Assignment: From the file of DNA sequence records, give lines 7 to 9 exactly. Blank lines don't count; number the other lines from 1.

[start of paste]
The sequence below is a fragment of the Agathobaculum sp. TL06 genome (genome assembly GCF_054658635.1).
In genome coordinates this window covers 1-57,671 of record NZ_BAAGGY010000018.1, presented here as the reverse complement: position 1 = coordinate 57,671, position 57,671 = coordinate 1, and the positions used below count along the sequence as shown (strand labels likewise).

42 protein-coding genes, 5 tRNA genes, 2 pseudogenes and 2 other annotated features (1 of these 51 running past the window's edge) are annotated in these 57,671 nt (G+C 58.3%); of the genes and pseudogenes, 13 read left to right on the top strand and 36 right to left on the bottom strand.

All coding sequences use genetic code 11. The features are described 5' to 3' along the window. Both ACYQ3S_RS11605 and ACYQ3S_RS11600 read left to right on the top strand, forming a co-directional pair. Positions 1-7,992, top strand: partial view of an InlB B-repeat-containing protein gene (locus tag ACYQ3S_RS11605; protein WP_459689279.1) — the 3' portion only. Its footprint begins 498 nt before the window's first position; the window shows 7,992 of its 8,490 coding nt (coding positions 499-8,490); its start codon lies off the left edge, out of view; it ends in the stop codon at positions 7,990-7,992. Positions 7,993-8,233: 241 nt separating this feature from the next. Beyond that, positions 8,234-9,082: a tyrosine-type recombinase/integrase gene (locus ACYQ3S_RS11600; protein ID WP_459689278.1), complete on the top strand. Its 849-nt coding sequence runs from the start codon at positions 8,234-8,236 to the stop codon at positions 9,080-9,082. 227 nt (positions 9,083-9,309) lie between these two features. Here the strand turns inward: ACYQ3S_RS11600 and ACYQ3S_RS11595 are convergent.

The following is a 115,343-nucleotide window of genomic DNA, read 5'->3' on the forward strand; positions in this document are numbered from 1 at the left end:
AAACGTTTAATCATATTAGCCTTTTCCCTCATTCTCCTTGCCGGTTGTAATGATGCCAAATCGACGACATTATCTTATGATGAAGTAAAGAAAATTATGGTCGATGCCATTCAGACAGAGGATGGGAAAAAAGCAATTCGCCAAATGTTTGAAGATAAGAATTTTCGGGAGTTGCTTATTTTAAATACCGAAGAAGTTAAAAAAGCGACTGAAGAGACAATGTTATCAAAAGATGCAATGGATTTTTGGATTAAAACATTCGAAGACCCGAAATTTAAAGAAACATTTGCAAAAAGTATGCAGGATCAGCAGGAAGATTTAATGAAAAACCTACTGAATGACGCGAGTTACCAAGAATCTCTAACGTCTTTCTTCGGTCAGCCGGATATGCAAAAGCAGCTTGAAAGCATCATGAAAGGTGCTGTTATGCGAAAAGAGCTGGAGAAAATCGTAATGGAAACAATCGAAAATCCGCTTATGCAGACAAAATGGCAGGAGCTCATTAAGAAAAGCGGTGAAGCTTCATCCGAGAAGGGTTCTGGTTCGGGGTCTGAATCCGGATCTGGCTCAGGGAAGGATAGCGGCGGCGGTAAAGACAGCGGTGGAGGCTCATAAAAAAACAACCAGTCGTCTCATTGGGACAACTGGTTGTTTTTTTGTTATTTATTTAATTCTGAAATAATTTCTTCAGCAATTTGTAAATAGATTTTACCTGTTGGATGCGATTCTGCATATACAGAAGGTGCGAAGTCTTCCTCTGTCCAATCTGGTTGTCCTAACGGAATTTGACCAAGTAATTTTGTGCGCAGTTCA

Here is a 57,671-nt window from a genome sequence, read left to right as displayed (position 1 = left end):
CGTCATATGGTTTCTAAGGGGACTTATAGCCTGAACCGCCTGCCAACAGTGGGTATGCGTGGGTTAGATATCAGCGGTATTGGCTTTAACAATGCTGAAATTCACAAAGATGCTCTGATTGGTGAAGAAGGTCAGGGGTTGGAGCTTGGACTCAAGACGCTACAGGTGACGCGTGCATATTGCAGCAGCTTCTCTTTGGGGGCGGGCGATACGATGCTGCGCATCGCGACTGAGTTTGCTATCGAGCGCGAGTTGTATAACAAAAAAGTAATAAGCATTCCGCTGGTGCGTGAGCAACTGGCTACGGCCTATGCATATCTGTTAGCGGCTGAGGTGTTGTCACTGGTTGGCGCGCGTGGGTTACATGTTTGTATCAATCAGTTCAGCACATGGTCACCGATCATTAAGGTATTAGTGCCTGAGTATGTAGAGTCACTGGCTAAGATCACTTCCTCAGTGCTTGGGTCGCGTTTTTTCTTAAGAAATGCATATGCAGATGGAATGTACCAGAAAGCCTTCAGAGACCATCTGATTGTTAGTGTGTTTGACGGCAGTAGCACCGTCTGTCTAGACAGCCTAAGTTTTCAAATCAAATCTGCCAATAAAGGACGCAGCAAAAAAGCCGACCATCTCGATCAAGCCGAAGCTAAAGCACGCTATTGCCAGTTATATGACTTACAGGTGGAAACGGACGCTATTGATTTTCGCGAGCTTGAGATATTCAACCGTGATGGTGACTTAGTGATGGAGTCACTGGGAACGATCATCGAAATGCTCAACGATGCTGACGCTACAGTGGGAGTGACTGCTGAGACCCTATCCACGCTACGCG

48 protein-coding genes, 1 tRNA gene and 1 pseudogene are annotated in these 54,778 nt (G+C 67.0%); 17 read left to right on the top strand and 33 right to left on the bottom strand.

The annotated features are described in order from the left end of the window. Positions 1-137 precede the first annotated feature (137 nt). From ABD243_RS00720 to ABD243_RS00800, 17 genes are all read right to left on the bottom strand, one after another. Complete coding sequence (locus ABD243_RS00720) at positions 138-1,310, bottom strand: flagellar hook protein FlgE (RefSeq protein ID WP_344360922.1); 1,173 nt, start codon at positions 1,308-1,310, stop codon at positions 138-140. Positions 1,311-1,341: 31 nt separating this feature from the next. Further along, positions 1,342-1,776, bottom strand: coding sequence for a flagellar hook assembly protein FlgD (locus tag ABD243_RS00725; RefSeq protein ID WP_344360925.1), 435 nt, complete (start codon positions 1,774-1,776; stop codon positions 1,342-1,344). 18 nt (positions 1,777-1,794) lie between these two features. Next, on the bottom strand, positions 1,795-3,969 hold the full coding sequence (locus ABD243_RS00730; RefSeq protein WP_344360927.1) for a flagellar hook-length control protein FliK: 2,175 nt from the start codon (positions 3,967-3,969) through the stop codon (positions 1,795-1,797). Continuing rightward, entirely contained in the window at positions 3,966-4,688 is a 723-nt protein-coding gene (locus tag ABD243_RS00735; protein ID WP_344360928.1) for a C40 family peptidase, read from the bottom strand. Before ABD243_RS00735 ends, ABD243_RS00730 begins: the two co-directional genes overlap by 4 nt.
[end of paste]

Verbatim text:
Here is a 57,671-nt window from a genome sequence, read left to right as displayed (position 1 = left end):
CGTCATATGGTTTCTAAGGGGACTTATAGCCTGAACCGCCTGCCAACAGTGGGTATGCGTGGGTTAGATATCAGCGGTATTGGCTTTAACAATGCTGAAATTCACAAAGATGCTCTGATTGGTGAAGAAGGTCAGGGGTTGGAGCTTGGACTCAAGACGCTACAGGTGACGCGTGCATATTGCAGCAGCTTCTCTTTGGGGGCGGGCGATACGATGCTGCGCATCGCGACTGAGTTTGCTATCGAGCGCGAGTTGTATAACAAAAAAGTAATAAGCATTCCGCTGGTGCGTGAGCAACTGGCTACGGCCTATGCATATCTGTTAGCGGCTGAGGTGTTGTCACTGGTTGGCGCGCGTGGGTTACATGTTTGTATCAATCAGTTCAGCACATGGTCACCGATCATTAAGGTATTAGTGCCTGAGTATGTAGAGTCACTGGCTAAGATCACTTCCTCAGTGCTTGGGTCGCGTTTTTTCTTAAGAAATGCATATGCAGATGGAATGTACCAGAAAGCCTTCAGAGACCATCTGATTGTTAGTGTGTTTGACGGCAGTAGCACCGTCTGTCTAGACAGCCTAAGTTTTCAAATCAAATCTGCCAATAAAGGACGCAGCAAAAAAGCCGACCATCTCGATCAAGCCGAAGCTAAAGCACGCTATTGCCAGTTATATGACTTACAGGTGGAAACGGACGCTATTGATTTTCGCGAGCTTGAGATATTCAACCGTGATGGTGACTTAGTGATGGAGTCACTGGGAACGATCATCGAAATGCTCAACGATGCTGACGCTACAGTGGGAGTGACTGCTGAGACCCTATCCACGCTACGCG

48 protein-coding genes, 1 tRNA gene and 1 pseudogene are annotated in these 54,778 nt (G+C 67.0%); 17 read left to right on the top strand and 33 right to left on the bottom strand.